2. Material and Methods

2.1. Samples Preparation and Reflectance Measurements

Barley (Hordeum vulgare L.) used in our research was planted at the farm of Zhejiang University, Hangzhou (30°10′N, 120°12′E), China. The samples included 75 barley leaves, 50 for calibration and 25 for validation, and no single sample was used in both the calibration set and validation set at the same time. The calibration and validation set were randomly repeated several times in order to obtain a stable model. A new herbicide called ZJ0273 was applied during the seeding stage, the herbicide concentrations were 0, 50, 100, 500 and 1,000 mg/L, which are normally used for herbicide stress studies and practical field applications.

A Handheld FieldSpec spectrometer (Analytical Spectral Device, Boulder, CO, USA) was used within the 325–1,075 nm wavelength region for the reflectance spectral acquisition of all barley leaf samples. The resolution of this instrument is 1.5 nm. The reflectance mode was applied to obtain the spectra data of fresh barley leaves. The field-of-view (FOV) of the spectroradiometer is 25°. The distance between leaf sample and detector was 20 cm. Three replicate spectra were collected for each leaf sample, and the averaged spectrum obtained by averaging 30 scans per spectrum was used as the spectral data of each leaf sample. All spectra data were processed using the RS3 software for Windows (Analytical Spectral Devices, Boulder, CO, USA) with a Graphical User Interface. The software used in this study included ASD View Spec Pro, Unscrambler V9.8 (CAMO AS, Oslo, Norway) and MATLAB V7.0 (The Math Works, Natick, MA, USA). The pretreatment of leaf samples and the protocol for amino acid extraction was based on the Lisiewska method [10]. The content of TAA in barley leaves was determined using a Hitachi automatic amino acid analyzer L-8900 (Hitachi High-Technologies Corporation, Tokyo, Japan) under common detection conditions.

2.2. Data Pre-Treatment

Previous studies showed that pre-treatment of measured spectral data was an important strategy to improve prediction performance [11]. In order to achieve the optimal spectral preprocessing method to predict TAA in barley, several different spectral preprocessing methods were compared. Seven different preprocessing methods were applied, including Savitzky-Golay smoothing (SG), standard normal variate (SNV), multiplicative scatter correction (MSC), first-derivative (1-Der), second-derivative (2-Der), de-trending and direct orthogonal signal correction (DOSC). SG smoothing, SNV, and MSC can be used for de-noising, light scatter correction, and light pathlength correction [12,13]. Derivatives were applied to correct the baseline shift [11]. De-trending seeks to remove nonlinear trends in spectral data [14]. DOSC corrected the major variance sources such as temperature effects, time influences and instrumental differences in spectral data [15]. The performance was determined by the prediction results in the later calibration stage.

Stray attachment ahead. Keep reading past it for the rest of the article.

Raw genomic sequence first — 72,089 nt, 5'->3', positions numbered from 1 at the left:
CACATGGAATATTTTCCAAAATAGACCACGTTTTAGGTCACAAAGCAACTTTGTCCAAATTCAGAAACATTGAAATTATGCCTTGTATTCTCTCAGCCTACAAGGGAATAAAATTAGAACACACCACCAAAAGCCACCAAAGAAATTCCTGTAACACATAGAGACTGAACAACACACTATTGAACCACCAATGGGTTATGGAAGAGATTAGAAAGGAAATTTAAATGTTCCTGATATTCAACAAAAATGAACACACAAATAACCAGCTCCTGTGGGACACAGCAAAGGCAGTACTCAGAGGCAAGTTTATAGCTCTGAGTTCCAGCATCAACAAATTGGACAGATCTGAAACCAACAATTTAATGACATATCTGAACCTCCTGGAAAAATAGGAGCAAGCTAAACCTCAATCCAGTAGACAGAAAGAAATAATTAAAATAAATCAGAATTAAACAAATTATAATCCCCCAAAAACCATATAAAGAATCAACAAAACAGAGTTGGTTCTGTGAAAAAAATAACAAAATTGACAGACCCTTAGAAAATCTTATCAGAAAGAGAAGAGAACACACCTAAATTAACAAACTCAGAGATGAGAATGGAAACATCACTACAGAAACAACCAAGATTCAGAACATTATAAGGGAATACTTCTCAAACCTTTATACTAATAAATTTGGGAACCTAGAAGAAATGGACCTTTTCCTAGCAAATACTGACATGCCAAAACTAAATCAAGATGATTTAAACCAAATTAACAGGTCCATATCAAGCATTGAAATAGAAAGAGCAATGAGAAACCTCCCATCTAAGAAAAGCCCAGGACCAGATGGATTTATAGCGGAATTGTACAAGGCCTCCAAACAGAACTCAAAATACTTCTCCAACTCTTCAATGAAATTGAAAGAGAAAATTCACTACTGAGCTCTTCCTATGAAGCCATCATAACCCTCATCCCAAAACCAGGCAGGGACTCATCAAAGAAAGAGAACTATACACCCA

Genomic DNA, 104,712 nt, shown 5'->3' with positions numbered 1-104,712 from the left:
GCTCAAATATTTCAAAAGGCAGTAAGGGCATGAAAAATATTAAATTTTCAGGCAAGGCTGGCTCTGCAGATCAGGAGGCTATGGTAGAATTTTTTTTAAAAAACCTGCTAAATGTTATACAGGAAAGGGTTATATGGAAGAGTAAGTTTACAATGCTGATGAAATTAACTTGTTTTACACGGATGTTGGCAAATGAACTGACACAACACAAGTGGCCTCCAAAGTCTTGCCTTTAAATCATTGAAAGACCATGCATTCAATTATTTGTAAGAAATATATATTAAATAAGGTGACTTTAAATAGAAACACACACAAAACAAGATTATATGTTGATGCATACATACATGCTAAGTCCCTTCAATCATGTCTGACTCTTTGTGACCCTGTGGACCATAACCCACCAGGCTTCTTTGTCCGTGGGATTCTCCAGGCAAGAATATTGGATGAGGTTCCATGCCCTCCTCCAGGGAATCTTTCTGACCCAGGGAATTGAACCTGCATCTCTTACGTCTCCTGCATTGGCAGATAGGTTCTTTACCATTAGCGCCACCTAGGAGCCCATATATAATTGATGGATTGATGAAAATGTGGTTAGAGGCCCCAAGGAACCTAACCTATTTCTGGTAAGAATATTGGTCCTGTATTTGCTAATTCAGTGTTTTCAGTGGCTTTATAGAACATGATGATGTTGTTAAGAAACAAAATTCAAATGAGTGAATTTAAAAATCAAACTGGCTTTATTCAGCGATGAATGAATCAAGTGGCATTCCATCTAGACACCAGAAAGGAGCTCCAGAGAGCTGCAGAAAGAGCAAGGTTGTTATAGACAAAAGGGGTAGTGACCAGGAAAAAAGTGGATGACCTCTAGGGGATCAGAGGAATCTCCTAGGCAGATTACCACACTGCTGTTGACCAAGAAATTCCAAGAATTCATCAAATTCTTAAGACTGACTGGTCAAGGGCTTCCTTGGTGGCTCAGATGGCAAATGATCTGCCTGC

2.3. Multivariate Analysis

Partial least squares (PLS) is a chemometrics method which is widely applied in NIR spectroscopic techniques. It is a bilinear modeling method. Latent variables (LVs) were used as the direct inputs of the PLS models to develop a relationship between the spectral data and TAA in barley leaves. A full cross-validation procedure was performed to test the model development.

In order to compare different modeling methods, a least squares-support vector machine (LS-SVM) model was built in this study. It is a powerful calibration method to handle linear and nonlinear problems with a good statistical basis [16]. The details of LS-SVM can be found in the literature [17,18]. Herein, the PLS and LS-SVM methods were compared to obtain the optimal prediction model of TAA in barley. PLS model can develop a linear relationship between the spectra data and TAA in barley. However, there is some useful nonlinear information in the spectra data which could be helpful to improve prediction performance. Therefore, LS-SVM was investigated to develop a model using both linear and nonlinear information in spectra data. LS-SVM applies linear equations using support vectors instead of quadratic programming problems to reduce the complexity of the optimization processes, which has advantages for multivariate analysis.

There are several indicators relating to the quality of developed models. Correlation coefficients (r) and root mean squares error of prediction (RMSEP) were considered as the main evaluation standards in this study. An ideal model should have a high r value closing to 1 and a low RMSEP value.

2.4. Selection of the Effective Wavelengths (EWs)